Level T sets an interesting precedent for the next three dungeons: continuing the theme of the Subrosian warp caves, the secret staircases are often one-way passages. Level L particularly is arranged so these paths loop back on each other. The next two dungeons, N and A, also have tricky underground staircases, but at this point T and L still hold the record.

Ooh look another sprite from The Adventure of Link!

Level L also has the next item, after the ocarina, to unlock multiple dungeons: the Handy Glove. Level N is hard to miss if you do just a little bit of experimenting outside of L.

Next, it’s time to hit up the puzzle next to the cemetery in the lower left corner of the map, now that we can actually push rocks outside of dungeons. The hint-for-rupees Subrosian said it could be solved the same way it was in quest one, after all.

I knew, from the moment I saw this mushroom tree, that it would lead to a dungeon. In the second quest, if not the first

Interesting touch, saving this location for later in the game. The puzzle that lets you access this area felt significant in the first quest to- last time around, there was a heart container hidden in the area. It put me over the quota necessary for one of the Gerudos to hand over the Staff of Byrna. Speaking of, between L, A and a few other random holes in the ground, we’re at more than enough to get the staff in quest two.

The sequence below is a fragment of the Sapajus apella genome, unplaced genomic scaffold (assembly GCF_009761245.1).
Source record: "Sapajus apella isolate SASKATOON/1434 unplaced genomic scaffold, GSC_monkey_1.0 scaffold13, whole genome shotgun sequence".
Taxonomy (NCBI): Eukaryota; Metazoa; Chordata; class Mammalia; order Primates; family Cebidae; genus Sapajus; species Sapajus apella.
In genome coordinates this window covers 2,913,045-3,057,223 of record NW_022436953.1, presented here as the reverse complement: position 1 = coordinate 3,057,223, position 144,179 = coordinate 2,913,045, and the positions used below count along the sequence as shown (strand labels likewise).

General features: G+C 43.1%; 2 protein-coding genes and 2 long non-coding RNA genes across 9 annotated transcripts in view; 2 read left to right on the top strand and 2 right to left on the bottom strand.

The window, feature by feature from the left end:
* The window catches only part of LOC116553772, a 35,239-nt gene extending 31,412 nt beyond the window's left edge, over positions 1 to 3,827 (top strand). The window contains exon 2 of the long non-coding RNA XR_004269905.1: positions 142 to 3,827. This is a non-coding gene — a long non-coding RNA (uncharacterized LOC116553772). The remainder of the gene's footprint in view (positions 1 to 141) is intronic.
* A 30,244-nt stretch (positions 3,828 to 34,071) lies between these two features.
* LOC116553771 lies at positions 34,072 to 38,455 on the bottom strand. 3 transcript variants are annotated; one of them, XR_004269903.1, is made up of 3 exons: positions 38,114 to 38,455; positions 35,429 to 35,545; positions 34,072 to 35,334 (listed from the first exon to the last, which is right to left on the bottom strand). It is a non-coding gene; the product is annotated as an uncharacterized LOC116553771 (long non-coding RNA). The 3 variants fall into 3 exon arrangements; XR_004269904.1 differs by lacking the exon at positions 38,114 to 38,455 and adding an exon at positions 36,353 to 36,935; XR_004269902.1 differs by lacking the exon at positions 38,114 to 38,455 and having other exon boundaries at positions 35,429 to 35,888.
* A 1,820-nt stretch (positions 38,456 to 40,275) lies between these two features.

If you remember Zelda’s hint about the “red tree path” from Level N you’ll probably find your way to Level C, right next to where the Thunderbird’s fortress was in the first quest. Just a few screens in, though, we naturally learn that we need all eight of the Tetrarch Fairies before venturing further.

So. Where to go from here. This actually got me pretty frustrated for awhile. The only other hint from Zelda was about searching “the dark maze of ice,” from Level A. But you need the Handy Glove to reach Level A in the first place and the Handy Glove dungeon is in the frozen area itself. So it kinda looks like you have to go back and look for a third level in the frozen maze. Which sounds a little obtuse for a Zelda game, what with the emphasis on exploration, but it was the most recent lead I had at the time.

Nonetheless…there was a lot going on up there that I just hadn’t covered yet in the second quest. The waterfall in the upper-right region of the frozen area seemed significant, somehow. I remembered that there was a way to reach it with the raft in the first quest.